The Other Miss Bridgerton by Julia Quinn

Posted by Mrs Giggles on November 25, 2018 in 2 Oogies, Book Reviews, Genre: Historical

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The Other Miss Bridgerton by Julia Quinn
The Other Miss Bridgerton by Julia Quinn

Avon, $7.99, ISBN 978-0-06-238820-9
Historical Romance, 2018

The Other Miss Bridgerton is the story of Poppy Bridgerton. Don’t ask me whom this is – if I am supposed to remember her, sorry, all of these characters have started to blend together after the two hundredth book. In fact, I’m not convinced that she is a Bridgerton, as this story reminds me so, so much of every animated movie Disney has ever done in these twenty years. We have a feisty heroine, a manly hero who lets her do her thing, and a crew of “privateers” that behave more like seven dwarves and a lobster thrown in for the musical interludes.

Has the author always been like this, or is she trying to prove to Disney that, if a movie studio can give JK Rowling free rein to do her own movie franchise, Disney can give her the same privilege?

Poppy Bridgerton is bored. This is her second Season, and the men she meets in London are so boring. Of course, being that she is from the mighty, mighty Bridgerton family, she can probably command the King to marry her off to some royalty if she so chooses, so it’s not like Poppy is desperate to get shackled. Instead, she accepts the invitation of her friend to stay with that pregnant friend in Dorset. There, she spends her time talking out to herself, walking along the cliffs because in a town, in this quiet village, every day is just like the one before.

And then, she spots a cave, wanders into it, and oops, it’s a hideout for smugglers to keep their stash! Worse, she is caught by two of them. As a feisty, independent lady, she immediately mouths off to them, and the two men, immediately recognizing a strong modern lady, indulges her in some oh-so-precious banter before deciding that they’d best chloroform her and then… what did you say? Oh please, as if that will ever happen to a Disney heroine. They truss her up and bring her to their captain, Andrew James Rokesby. No, he’s not an unsavory criminal; he’s instead the son of an earl who is moonlighting as a spy playing a privateer…. sigh. RIP William Goldman.

In an ideal world, The Other Miss Bridgerton could have been a fun, seafaring romp that could have been a bittersweet read in light of Mr Goldman’s recent passing, but the problem here is that nothing suspenseful or interesting really happens on this ship. It’s all banter and flirtation and internal monologues, which may be fine if this had been a shorter story, but as a full length one, this one sees me mentally checking out by the halfway point. There are some amusing, self-aware kind of humor here, as Poppy and Andrew can make some wry observations about their predicaments – especially Poppy, whose sense of humor can come close to breaking the fourth wall at places. Thus, a part me of wonders whether this one is meant to be Julia Quinn’s own The Princess Bride – a self-aware, reverential satire of a genre. However, the author opts to play it safe, so nothing of note happens here.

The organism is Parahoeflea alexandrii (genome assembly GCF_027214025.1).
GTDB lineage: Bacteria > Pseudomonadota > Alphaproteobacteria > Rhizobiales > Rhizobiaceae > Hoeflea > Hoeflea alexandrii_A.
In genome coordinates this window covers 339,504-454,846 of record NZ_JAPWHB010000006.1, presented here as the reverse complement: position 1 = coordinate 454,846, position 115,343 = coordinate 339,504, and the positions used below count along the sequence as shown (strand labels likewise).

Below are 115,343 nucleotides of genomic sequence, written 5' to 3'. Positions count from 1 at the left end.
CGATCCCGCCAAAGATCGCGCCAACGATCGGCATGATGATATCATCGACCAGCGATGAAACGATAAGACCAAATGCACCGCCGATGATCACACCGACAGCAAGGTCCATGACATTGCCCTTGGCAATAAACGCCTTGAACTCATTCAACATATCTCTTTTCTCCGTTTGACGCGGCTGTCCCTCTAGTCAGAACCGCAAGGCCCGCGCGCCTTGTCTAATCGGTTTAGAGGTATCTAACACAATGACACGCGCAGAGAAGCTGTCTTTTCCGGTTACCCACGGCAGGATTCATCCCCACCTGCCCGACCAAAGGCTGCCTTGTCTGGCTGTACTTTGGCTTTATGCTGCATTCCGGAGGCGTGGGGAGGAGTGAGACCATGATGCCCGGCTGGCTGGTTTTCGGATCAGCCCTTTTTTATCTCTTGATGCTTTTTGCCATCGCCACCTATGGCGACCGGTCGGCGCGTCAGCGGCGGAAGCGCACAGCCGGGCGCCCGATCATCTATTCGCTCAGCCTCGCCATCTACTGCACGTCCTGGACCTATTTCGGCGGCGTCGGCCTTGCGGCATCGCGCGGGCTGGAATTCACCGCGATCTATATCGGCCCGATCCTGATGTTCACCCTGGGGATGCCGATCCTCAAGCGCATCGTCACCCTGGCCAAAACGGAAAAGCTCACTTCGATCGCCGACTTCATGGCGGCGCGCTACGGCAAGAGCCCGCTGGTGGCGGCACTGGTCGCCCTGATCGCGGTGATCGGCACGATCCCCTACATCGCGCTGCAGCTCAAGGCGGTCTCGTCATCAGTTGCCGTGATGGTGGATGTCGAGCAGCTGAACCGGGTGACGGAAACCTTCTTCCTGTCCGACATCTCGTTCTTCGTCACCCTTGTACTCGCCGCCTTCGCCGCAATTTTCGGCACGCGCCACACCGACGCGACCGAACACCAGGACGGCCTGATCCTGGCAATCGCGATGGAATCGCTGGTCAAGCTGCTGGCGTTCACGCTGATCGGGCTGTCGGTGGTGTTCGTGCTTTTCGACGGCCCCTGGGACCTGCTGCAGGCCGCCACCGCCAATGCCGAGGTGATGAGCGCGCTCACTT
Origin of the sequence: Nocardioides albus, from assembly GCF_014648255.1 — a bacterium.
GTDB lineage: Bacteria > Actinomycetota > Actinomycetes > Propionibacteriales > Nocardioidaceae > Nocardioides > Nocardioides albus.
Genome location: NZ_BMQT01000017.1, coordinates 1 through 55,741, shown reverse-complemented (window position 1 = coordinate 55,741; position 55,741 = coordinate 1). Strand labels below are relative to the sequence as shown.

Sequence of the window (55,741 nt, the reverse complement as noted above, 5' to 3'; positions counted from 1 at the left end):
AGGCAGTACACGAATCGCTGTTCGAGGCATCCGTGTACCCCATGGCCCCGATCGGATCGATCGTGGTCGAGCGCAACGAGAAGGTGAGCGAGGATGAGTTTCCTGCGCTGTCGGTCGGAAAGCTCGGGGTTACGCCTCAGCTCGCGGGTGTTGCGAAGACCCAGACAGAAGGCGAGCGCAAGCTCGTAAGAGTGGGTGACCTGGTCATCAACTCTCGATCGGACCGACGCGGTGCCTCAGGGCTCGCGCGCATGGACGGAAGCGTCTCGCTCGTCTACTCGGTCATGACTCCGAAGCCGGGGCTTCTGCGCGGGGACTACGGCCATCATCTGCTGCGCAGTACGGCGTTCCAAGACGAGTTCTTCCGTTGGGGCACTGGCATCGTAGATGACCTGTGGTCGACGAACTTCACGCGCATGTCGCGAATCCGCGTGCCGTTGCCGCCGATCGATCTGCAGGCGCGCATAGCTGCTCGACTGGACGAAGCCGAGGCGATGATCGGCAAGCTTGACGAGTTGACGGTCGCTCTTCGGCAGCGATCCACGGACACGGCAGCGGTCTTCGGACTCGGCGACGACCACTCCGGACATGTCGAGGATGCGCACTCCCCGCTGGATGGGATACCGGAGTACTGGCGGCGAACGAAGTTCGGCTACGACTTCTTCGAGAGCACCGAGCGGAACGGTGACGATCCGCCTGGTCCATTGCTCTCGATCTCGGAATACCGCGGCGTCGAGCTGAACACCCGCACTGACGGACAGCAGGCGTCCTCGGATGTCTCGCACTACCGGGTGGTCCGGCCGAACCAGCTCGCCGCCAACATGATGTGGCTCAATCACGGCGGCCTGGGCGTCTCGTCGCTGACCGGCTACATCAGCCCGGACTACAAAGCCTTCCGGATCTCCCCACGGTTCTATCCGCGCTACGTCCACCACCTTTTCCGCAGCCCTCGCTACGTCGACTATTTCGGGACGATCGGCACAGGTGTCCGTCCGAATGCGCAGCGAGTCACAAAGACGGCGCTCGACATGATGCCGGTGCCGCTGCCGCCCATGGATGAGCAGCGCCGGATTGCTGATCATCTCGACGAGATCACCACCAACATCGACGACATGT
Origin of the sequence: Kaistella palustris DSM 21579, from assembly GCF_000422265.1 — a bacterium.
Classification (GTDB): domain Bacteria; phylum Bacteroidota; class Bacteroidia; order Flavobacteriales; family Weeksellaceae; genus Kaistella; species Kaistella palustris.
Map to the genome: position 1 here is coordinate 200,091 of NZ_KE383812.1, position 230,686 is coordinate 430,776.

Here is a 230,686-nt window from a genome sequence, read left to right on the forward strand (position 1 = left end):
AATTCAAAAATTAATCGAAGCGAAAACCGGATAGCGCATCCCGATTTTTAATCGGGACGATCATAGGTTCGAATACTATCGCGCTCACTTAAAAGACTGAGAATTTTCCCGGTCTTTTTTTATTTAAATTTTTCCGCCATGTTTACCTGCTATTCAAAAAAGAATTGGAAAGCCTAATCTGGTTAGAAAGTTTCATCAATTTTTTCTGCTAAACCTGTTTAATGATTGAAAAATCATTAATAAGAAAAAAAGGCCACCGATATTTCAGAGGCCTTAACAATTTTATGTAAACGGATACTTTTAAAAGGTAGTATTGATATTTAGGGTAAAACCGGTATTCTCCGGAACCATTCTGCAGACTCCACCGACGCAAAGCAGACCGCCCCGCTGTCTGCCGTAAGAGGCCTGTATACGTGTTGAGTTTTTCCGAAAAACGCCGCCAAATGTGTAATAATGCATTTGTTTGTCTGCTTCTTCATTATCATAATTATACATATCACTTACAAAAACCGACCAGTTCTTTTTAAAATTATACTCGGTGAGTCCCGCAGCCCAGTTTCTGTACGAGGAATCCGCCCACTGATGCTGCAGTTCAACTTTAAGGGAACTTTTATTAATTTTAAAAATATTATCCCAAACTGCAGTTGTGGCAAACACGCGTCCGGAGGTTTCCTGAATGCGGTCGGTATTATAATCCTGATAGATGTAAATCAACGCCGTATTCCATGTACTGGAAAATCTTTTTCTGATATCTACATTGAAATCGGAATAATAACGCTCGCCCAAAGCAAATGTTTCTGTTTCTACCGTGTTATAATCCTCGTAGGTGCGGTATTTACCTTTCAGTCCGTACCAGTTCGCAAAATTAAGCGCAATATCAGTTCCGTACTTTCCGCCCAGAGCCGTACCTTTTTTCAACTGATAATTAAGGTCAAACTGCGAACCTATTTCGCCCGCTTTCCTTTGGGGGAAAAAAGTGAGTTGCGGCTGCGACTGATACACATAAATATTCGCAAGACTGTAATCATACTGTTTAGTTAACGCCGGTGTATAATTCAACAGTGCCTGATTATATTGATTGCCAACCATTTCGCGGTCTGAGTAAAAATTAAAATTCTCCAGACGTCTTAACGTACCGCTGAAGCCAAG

Sure, there are times when Poppy claims to be afraid or uncertain, but she is never in any genuine kind of danger. She is too well protected for someone in her predicament, and it doesn’t help that this crew of successful privateers is comprised of folks who are more Disney cartoon sidekicks than anything else. Poppy is an amalgamation of every spunky, sassy Disney heroine out there, while Andrew is suitably bland as a sexually non-threatening “privateer” who exudes as much sense of danger or machismo as a broken toaster. Thus, there is a sense of disconnect here. The set-up and the cast require audacious outright farce and camp to pull off all the inconsistencies present here, but instead the story is written like any other effort by this author. The execution is too “polite”, for the want of a better word, and hence the head-scratching elements such as “capable privateers” acting like Tweedledum and Tweedledum stand out more as authorial mistakes than intent.

At any rate, The Other Miss Bridgerton never reaches the height of camp, swashbuckling fun, or more down-to-earth maritime escapades that its premise initially hinted at being. It’s merely another filler entry in a never-ending series, stuck awkwardly onto a ship. I suspect folks who just want Bridgertons, more Bridgertons, will like this one more, but folks seeking a more substantial story may wish to sail on to another port.

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